A Clinical Risk Case Study- Negligently Administering Gentamicin

A Clinical Risk Case Study- Negligently Administering Gentamicin

Setting the Scene

The Patient, who was admitted to hospital with a possible infection, developed acute kidney injury as a result of the administration of a too high dose of Gentamicin. The Deceased’s renal function deteriorated placing the Patient in a life-threatening condition.

The main learning points from this review stem from the following events:

  • Administering Gentamicin to a Patient when there was no evidence of a worsening clinical status.

  • Prescribing more than 200mg of Gentamicin, a dose which not only fell outside the healthcare providers own maximum dosage guidelines but was prescribed due to an incorrect estimation of the Patient’s weight.

  • The continuation of Gentamicin, despite the recommendation to stop its administration due to blood test results suggestive of Acute Kidney Injury (AKI).

Recommendations to Prevent Incident Recurrence and Improve Patient Safety

Gentamicin is nephrotoxic which means it can cause damage to the kidneys therefore, it must only be prescribed when clinically justifiable to do so and at the recommended dose.

It is of vital importance that the dosage of Gentamicin is determined in line with the Patient’s weight and suggested guidelines. Gentamicin should be stopped if blood test results show a significant rise in creatine levels, as if continued, could lead to AKI as demonstrated in this case.

TMLEP’s recommendations to reduce recurrence and enhance patient safety are as follows:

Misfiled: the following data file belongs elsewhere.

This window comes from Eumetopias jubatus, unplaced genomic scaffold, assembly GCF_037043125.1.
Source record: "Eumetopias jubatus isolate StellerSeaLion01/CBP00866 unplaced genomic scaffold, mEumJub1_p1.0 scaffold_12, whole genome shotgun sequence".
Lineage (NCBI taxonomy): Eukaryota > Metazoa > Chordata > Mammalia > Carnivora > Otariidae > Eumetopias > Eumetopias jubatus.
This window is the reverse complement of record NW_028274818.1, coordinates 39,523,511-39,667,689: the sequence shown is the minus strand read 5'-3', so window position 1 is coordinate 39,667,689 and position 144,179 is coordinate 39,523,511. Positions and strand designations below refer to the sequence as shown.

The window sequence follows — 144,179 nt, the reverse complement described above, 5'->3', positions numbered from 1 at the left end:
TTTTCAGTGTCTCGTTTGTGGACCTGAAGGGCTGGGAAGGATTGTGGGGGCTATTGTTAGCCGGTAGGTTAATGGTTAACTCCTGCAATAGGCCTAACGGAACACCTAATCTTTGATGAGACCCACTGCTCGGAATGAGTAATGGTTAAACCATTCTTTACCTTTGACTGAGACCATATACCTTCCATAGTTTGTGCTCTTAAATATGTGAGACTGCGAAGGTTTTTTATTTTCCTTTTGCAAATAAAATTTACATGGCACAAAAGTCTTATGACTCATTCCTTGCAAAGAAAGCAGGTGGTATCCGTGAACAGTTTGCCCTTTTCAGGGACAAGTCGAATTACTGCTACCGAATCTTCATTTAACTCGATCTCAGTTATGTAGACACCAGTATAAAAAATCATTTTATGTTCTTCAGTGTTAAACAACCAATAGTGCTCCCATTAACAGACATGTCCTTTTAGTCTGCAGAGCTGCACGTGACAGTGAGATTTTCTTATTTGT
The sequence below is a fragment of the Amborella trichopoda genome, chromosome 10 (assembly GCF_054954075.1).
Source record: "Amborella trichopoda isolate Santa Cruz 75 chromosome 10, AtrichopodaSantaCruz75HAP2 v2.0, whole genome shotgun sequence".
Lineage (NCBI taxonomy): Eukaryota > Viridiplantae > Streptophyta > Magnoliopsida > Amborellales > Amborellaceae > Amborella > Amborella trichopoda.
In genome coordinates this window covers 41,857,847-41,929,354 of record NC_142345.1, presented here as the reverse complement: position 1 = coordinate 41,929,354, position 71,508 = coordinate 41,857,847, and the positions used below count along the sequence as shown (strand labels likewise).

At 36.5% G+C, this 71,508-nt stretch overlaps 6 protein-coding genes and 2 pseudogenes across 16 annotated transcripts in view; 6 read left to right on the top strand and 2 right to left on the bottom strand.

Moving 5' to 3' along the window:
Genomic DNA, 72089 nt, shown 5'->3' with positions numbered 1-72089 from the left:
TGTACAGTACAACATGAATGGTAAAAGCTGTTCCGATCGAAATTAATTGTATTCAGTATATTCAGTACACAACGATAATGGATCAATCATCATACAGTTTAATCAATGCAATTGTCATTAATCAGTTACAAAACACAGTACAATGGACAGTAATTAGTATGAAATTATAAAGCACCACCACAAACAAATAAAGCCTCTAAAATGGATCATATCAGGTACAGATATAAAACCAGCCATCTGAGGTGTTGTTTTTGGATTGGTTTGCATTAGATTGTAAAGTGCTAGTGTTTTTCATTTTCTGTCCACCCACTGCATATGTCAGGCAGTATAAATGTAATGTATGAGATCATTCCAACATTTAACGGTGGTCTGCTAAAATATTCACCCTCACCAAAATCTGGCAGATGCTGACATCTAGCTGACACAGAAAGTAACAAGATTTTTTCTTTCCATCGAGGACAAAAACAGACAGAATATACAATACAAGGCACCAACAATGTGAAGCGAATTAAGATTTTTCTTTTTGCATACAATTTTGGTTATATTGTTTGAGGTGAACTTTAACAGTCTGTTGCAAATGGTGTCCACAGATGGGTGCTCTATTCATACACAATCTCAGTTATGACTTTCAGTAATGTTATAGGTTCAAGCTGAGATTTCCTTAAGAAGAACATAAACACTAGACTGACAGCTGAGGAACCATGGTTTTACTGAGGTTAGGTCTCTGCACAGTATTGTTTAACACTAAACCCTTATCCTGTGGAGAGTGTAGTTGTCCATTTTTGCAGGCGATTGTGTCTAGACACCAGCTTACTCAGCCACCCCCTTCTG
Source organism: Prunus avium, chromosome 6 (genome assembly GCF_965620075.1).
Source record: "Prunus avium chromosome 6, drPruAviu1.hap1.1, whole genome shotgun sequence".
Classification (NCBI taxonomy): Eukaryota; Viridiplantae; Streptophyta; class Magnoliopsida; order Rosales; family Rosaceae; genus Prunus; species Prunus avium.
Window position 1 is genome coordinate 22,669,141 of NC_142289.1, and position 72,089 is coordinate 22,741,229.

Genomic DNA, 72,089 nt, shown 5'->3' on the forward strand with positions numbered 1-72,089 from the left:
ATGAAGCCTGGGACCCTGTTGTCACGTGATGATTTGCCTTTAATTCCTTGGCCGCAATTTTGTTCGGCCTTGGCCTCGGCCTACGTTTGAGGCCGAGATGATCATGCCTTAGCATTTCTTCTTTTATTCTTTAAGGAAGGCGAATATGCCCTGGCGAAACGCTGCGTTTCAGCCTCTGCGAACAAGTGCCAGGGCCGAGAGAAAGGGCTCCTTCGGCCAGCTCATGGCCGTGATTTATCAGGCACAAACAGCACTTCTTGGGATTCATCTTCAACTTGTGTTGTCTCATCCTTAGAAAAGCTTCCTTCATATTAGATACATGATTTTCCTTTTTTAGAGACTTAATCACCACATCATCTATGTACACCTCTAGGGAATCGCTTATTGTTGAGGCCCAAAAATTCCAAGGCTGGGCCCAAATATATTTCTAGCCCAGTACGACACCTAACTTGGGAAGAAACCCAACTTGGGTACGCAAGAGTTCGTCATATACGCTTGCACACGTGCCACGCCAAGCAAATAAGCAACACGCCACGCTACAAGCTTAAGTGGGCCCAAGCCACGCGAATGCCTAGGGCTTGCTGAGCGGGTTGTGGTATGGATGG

1. Clinicians need to be provided with regular training on dosage guidelines and AKI occurrences. This could be achieved through the use of e-alerts and associated education AKI programmes.

  2. Clinicians should be provided with specific guidance regarding Gentamicin use in the setting of AKI and impaired renal function

  3. Ensure patients receive more frequent Consultant reviews and are provided with better medical support/reviews especially over weekends and bank holidays.


The Patient was prescribed Gentamicin without clear documented clinical indication to do so. Their medical notes were not referred to resulting in an inaccurate estimation of their weight and the administration of a significant high dosage of Gentamicin which was not stopped when requested.

It is of vital importance that healthcare providers train and educate their teams so that the use of Gentamicin and the subsequent side effects are better understood.


  • Co-written by The TMLEP Clinical Risk and Patient Safety Publishing Group and Dr Richard Hull MA(Cantab), MB BChir, MRCP(UK), PhD Consultant Nephrologist and Consultant Physician. (2018). A Clinical Risk Case Study- Negligently Administering Gentamicin. TMLEP Clinical Risk Case Studies. 2 (3), 1.

Important Note

This article is intended to raise awareness to clinical risk issues in an effort to reduce incidence recurrence and improve patient safety. This is not intended to be relied upon as advice. Facts have been altered to ensure this case is non-identifiable, albeit clinical learning points remain applicable. To request an independent clinical review, please contact admin@tmlep.com or call +44 (0) 203 355 9796.